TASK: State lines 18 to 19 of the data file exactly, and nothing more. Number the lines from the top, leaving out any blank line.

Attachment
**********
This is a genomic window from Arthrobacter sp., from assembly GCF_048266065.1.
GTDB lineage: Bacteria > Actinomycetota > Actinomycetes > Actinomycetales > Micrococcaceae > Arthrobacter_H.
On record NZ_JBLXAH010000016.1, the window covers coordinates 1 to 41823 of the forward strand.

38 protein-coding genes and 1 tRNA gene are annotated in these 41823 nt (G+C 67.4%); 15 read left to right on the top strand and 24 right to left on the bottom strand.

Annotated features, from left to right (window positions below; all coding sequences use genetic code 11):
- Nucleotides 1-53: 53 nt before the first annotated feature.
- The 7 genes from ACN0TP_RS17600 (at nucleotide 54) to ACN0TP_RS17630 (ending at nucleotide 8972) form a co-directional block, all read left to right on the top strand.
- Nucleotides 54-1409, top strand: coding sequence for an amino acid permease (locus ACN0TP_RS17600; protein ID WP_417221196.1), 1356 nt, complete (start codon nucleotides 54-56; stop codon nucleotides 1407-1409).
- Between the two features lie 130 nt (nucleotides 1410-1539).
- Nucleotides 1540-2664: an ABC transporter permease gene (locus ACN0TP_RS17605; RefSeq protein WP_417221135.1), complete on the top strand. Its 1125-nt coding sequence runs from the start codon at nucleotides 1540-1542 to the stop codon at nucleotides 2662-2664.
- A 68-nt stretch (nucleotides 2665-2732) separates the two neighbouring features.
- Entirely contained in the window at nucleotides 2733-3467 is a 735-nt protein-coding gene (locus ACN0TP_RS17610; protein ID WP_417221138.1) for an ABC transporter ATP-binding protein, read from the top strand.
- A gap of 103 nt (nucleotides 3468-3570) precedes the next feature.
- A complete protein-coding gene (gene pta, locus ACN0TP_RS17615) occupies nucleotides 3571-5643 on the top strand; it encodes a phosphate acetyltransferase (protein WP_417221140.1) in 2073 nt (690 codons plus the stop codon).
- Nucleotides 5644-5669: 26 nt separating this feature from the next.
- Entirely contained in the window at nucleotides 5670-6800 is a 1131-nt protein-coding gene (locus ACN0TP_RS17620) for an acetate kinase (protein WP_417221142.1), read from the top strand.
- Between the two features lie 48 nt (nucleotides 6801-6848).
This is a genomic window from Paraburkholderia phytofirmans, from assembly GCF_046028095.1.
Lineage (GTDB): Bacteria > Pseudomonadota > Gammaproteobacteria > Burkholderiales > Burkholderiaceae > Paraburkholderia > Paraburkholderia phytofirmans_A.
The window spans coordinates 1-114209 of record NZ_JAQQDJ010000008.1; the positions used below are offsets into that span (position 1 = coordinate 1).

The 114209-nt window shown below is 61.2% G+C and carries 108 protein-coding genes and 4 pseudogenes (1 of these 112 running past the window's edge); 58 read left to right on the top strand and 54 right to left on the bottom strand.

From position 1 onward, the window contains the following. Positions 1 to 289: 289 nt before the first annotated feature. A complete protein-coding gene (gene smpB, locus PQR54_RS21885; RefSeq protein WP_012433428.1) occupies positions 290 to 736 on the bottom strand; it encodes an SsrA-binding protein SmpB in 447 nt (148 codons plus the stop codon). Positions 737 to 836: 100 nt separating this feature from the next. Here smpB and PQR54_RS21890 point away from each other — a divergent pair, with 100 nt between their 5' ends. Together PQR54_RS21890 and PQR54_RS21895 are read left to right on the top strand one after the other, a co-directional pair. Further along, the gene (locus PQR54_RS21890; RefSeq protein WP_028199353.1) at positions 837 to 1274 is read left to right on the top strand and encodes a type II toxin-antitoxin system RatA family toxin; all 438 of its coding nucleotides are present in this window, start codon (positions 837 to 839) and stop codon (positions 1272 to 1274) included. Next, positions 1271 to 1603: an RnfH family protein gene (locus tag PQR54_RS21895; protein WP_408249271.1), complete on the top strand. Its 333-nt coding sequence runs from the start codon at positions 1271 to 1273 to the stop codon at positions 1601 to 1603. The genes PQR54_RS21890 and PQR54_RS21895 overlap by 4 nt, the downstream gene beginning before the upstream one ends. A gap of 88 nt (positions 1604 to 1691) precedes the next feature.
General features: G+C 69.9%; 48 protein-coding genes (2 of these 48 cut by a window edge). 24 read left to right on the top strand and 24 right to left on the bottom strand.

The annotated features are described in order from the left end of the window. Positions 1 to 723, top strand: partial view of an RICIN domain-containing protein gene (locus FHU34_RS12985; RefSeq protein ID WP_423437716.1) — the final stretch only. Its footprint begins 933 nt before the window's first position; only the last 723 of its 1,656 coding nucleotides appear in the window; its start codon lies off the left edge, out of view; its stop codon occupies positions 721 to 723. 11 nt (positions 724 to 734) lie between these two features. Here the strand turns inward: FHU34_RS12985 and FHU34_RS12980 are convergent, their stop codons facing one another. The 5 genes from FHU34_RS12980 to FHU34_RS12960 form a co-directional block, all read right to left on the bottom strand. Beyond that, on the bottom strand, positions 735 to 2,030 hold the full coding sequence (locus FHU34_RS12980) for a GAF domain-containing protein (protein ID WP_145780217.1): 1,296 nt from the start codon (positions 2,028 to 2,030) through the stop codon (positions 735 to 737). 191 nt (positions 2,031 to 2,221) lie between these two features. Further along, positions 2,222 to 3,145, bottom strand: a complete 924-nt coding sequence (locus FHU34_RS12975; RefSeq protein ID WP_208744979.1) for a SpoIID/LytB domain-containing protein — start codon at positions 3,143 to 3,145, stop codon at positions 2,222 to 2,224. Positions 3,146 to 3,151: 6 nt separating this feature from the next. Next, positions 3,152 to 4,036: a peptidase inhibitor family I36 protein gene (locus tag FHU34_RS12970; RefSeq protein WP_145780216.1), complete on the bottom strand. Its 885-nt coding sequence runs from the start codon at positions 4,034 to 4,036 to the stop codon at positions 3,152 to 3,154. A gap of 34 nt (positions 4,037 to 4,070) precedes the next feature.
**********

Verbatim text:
This is a genomic window from Paraburkholderia phytofirmans, from assembly GCF_046028095.1.
Lineage (GTDB): Bacteria > Pseudomonadota > Gammaproteobacteria > Burkholderiales > Burkholderiaceae > Paraburkholderia > Paraburkholderia phytofirmans_A.